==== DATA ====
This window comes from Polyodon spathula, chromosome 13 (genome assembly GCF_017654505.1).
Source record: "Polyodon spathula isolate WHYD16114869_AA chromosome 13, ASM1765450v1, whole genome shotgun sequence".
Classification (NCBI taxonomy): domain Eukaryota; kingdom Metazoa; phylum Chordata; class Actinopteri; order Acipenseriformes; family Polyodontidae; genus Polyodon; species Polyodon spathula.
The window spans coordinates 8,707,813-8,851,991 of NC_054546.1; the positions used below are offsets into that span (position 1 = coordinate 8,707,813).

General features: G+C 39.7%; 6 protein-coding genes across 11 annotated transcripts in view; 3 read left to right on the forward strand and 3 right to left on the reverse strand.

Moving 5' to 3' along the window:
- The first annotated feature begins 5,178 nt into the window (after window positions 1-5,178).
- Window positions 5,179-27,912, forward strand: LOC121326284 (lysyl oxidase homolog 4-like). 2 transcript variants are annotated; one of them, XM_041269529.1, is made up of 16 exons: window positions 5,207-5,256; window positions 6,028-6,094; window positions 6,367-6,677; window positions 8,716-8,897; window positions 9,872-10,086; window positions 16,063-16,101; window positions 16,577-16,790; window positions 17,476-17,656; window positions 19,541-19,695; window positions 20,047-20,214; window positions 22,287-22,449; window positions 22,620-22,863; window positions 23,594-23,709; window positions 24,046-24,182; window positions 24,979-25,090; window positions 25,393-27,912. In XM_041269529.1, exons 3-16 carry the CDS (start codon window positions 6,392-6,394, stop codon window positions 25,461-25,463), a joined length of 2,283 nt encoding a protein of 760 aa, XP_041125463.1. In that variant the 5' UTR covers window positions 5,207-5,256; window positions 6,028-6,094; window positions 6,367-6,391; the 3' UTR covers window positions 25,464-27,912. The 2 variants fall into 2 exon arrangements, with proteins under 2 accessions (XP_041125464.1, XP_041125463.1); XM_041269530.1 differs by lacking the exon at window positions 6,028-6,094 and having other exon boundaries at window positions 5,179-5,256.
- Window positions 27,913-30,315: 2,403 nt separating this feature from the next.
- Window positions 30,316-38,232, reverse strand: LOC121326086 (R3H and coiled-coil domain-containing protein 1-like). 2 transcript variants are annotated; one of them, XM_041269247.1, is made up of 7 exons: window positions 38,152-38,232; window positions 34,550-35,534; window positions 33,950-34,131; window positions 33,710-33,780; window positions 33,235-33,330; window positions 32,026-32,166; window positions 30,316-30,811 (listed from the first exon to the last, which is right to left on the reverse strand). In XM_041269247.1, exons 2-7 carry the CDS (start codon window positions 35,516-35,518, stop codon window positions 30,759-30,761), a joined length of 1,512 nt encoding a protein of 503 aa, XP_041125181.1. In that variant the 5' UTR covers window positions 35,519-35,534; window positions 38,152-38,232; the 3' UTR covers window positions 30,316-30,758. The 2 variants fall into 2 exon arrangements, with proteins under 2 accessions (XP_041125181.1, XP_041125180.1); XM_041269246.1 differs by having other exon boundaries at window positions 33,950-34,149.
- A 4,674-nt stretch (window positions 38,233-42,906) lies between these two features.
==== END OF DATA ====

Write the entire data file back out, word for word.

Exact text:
This window comes from Polyodon spathula, chromosome 13 (genome assembly GCF_017654505.1).
Source record: "Polyodon spathula isolate WHYD16114869_AA chromosome 13, ASM1765450v1, whole genome shotgun sequence".
Classification (NCBI taxonomy): domain Eukaryota; kingdom Metazoa; phylum Chordata; class Actinopteri; order Acipenseriformes; family Polyodontidae; genus Polyodon; species Polyodon spathula.
The window spans coordinates 8,707,813-8,851,991 of NC_054546.1; the positions used below are offsets into that span (position 1 = coordinate 8,707,813).

General features: G+C 39.7%; 6 protein-coding genes across 11 annotated transcripts in view; 3 read left to right on the forward strand and 3 right to left on the reverse strand.

Moving 5' to 3' along the window:
- The first annotated feature begins 5,178 nt into the window (after window positions 1-5,178).
- Window positions 5,179-27,912, forward strand: LOC121326284 (lysyl oxidase homolog 4-like). 2 transcript variants are annotated; one of them, XM_041269529.1, is made up of 16 exons: window positions 5,207-5,256; window positions 6,028-6,094; window positions 6,367-6,677; window positions 8,716-8,897; window positions 9,872-10,086; window positions 16,063-16,101; window positions 16,577-16,790; window positions 17,476-17,656; window positions 19,541-19,695; window positions 20,047-20,214; window positions 22,287-22,449; window positions 22,620-22,863; window positions 23,594-23,709; window positions 24,046-24,182; window positions 24,979-25,090; window positions 25,393-27,912. In XM_041269529.1, exons 3-16 carry the CDS (start codon window positions 6,392-6,394, stop codon window positions 25,461-25,463), a joined length of 2,283 nt encoding a protein of 760 aa, XP_041125463.1. In that variant the 5' UTR covers window positions 5,207-5,256; window positions 6,028-6,094; window positions 6,367-6,391; the 3' UTR covers window positions 25,464-27,912. The 2 variants fall into 2 exon arrangements, with proteins under 2 accessions (XP_041125464.1, XP_041125463.1); XM_041269530.1 differs by lacking the exon at window positions 6,028-6,094 and having other exon boundaries at window positions 5,179-5,256.
- Window positions 27,913-30,315: 2,403 nt separating this feature from the next.
- Window positions 30,316-38,232, reverse strand: LOC121326086 (R3H and coiled-coil domain-containing protein 1-like). 2 transcript variants are annotated; one of them, XM_041269247.1, is made up of 7 exons: window positions 38,152-38,232; window positions 34,550-35,534; window positions 33,950-34,131; window positions 33,710-33,780; window positions 33,235-33,330; window positions 32,026-32,166; window positions 30,316-30,811 (listed from the first exon to the last, which is right to left on the reverse strand). In XM_041269247.1, exons 2-7 carry the CDS (start codon window positions 35,516-35,518, stop codon window positions 30,759-30,761), a joined length of 1,512 nt encoding a protein of 503 aa, XP_041125181.1. In that variant the 5' UTR covers window positions 35,519-35,534; window positions 38,152-38,232; the 3' UTR covers window positions 30,316-30,758. The 2 variants fall into 2 exon arrangements, with proteins under 2 accessions (XP_041125181.1, XP_041125180.1); XM_041269246.1 differs by having other exon boundaries at window positions 33,950-34,149.
- A 4,674-nt stretch (window positions 38,233-42,906) lies between these two features.